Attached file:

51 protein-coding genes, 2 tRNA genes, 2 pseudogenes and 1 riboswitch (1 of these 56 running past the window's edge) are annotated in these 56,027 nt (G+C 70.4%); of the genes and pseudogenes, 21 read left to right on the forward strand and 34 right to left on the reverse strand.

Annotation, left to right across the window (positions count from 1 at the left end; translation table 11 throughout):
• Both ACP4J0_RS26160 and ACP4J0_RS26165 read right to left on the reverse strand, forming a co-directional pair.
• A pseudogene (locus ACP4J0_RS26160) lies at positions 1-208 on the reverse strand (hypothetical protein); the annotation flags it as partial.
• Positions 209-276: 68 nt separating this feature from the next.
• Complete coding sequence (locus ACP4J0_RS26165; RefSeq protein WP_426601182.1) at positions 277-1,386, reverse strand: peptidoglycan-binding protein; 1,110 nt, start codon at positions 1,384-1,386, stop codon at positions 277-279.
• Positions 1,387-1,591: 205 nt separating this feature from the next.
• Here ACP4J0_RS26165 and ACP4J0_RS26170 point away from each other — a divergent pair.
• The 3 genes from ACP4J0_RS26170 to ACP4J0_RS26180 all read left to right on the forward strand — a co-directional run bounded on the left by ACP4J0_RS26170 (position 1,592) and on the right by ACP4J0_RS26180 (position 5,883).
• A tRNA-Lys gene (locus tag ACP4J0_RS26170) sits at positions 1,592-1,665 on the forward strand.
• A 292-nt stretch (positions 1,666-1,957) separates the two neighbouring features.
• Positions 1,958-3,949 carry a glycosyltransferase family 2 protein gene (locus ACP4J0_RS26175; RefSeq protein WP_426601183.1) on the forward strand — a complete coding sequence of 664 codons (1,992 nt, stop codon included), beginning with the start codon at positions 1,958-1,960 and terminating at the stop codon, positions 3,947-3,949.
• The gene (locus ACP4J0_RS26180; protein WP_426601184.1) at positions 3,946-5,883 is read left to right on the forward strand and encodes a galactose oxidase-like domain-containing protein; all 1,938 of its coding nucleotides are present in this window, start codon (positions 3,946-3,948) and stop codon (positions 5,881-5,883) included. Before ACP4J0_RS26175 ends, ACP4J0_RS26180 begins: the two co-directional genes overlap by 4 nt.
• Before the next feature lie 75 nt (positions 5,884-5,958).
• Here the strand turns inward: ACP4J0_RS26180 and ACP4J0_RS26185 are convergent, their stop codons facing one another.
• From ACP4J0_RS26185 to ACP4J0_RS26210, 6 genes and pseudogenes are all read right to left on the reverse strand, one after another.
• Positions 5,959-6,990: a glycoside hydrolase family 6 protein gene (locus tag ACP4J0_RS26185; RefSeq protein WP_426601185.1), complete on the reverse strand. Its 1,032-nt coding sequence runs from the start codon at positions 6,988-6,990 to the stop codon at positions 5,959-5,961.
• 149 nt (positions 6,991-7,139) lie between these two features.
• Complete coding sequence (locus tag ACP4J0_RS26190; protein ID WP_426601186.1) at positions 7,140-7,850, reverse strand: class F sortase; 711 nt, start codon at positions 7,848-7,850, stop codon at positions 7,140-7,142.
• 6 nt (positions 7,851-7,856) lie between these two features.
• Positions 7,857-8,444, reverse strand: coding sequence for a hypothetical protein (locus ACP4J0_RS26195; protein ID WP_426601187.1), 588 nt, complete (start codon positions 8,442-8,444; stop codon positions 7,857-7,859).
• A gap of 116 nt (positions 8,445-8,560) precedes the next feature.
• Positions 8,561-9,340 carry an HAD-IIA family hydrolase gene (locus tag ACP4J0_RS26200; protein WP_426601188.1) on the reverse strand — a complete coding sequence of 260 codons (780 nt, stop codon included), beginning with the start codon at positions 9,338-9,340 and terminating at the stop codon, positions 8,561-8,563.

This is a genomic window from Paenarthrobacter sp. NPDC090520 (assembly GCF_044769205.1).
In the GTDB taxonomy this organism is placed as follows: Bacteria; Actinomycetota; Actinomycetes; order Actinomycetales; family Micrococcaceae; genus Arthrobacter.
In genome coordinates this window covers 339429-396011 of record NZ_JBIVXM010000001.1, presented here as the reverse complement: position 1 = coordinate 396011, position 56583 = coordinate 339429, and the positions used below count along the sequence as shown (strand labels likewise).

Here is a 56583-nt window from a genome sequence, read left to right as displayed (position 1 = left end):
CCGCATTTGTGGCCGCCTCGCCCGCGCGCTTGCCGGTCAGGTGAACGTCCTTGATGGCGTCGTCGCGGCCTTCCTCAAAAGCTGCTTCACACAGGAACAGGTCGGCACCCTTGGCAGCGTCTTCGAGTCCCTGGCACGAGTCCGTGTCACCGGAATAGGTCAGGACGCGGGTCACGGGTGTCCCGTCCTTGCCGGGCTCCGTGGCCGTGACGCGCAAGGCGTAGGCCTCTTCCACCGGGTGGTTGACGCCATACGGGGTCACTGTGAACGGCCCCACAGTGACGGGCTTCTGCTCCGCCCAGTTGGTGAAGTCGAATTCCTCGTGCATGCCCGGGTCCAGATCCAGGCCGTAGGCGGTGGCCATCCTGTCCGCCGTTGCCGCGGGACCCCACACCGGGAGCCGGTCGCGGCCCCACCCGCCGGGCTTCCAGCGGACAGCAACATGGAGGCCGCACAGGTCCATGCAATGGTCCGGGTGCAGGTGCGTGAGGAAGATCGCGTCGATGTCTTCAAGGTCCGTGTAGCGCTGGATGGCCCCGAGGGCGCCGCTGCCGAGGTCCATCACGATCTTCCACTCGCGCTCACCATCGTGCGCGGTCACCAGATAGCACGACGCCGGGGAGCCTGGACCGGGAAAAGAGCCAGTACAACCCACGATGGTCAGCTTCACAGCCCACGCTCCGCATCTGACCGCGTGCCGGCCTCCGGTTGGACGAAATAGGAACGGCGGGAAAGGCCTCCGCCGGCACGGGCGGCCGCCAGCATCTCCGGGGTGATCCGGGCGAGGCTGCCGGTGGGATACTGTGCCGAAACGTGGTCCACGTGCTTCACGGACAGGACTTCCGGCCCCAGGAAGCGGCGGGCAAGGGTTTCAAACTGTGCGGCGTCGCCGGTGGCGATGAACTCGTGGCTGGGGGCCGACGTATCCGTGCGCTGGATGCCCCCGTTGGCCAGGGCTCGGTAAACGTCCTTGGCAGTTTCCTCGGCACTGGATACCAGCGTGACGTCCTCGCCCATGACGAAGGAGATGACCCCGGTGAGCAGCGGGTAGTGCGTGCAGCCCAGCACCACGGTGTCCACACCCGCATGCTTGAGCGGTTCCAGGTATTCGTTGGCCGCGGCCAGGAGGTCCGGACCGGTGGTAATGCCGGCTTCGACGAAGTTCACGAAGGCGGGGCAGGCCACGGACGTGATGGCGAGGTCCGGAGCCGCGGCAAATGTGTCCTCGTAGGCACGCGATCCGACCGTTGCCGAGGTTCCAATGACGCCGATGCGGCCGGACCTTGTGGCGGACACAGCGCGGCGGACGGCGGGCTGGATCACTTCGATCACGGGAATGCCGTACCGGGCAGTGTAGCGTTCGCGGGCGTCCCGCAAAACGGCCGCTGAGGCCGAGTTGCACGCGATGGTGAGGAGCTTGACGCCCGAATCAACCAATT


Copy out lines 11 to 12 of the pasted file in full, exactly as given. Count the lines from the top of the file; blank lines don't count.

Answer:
• A 292-nt stretch (positions 1,666-1,957) separates the two neighbouring features.
• Positions 1,958-3,949 carry a glycosyltransferase family 2 protein gene (locus ACP4J0_RS26175; RefSeq protein WP_426601183.1) on the forward strand — a complete coding sequence of 664 codons (1,992 nt, stop codon included), beginning with the start codon at positions 1,958-1,960 and terminating at the stop codon, positions 3,947-3,949.